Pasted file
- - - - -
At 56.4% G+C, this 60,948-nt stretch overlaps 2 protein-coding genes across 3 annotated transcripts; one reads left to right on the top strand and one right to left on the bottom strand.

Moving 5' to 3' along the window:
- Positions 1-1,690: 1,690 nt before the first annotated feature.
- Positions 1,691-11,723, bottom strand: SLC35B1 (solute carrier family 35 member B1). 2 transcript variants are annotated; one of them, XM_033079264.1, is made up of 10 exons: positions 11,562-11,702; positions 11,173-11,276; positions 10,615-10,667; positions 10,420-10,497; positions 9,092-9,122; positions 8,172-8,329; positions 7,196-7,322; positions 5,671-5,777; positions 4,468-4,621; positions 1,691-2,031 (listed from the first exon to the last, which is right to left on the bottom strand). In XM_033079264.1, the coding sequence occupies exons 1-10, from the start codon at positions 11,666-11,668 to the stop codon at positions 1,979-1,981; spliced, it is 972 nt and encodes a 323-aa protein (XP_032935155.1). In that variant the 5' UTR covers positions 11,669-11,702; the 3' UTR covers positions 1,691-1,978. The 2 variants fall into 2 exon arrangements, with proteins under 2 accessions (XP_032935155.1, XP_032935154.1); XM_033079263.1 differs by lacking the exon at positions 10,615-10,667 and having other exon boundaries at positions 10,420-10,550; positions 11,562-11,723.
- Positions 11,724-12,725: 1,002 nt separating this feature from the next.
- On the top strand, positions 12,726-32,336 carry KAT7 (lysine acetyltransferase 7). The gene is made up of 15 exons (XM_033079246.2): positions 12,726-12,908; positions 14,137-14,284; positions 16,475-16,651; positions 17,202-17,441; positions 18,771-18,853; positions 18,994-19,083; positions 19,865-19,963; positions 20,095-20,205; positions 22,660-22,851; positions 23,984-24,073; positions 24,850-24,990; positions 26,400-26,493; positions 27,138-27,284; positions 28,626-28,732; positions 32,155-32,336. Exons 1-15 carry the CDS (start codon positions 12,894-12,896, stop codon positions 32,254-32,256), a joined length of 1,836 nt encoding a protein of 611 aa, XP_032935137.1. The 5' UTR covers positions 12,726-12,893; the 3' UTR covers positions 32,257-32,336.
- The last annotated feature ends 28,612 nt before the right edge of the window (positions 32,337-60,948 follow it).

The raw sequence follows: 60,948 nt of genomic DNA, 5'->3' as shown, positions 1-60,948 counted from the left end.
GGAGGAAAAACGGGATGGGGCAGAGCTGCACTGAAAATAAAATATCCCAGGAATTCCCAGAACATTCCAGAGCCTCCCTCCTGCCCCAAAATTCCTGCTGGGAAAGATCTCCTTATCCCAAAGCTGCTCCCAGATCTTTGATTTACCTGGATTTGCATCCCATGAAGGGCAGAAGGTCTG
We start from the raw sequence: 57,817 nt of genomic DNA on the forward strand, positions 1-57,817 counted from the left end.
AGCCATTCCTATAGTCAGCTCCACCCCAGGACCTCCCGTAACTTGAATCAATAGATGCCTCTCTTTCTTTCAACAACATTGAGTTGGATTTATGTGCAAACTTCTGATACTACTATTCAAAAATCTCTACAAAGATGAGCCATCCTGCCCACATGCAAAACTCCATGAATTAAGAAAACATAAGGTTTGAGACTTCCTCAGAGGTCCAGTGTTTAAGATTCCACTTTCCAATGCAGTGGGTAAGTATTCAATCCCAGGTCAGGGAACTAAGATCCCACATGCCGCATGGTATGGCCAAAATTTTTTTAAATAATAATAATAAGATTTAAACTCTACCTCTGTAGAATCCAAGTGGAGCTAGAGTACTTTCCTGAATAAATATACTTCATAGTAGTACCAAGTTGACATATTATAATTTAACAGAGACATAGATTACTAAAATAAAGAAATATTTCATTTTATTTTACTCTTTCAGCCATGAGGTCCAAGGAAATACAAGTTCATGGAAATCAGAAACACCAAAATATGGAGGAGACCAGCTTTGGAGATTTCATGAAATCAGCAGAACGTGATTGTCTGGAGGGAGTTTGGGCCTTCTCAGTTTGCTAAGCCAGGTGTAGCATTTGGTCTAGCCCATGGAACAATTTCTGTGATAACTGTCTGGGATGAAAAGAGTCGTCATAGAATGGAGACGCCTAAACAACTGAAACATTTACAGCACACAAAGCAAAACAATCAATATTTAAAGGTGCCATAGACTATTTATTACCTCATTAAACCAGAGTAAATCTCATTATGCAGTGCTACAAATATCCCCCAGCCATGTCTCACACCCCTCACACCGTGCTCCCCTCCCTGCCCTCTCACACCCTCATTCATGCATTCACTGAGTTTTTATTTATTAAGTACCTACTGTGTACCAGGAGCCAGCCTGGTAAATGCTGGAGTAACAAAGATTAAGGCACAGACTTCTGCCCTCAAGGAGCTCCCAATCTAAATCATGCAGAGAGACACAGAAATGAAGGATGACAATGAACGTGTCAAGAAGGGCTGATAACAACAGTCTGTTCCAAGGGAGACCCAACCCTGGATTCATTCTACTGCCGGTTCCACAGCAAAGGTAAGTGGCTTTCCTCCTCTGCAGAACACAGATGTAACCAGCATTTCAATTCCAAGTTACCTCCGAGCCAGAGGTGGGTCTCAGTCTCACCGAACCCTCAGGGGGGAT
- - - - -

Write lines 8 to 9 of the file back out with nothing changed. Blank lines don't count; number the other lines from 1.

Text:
The raw sequence follows: 60,948 nt of genomic DNA, 5'->3' as shown, positions 1-60,948 counted from the left end.
GGAGGAAAAACGGGATGGGGCAGAGCTGCACTGAAAATAAAATATCCCAGGAATTCCCAGAACATTCCAGAGCCTCCCTCCTGCCCCAAAATTCCTGCTGGGAAAGATCTCCTTATCCCAAAGCTGCTCCCAGATCTTTGATTTACCTGGATTTGCATCCCATGAAGGGCAGAAGGTCTG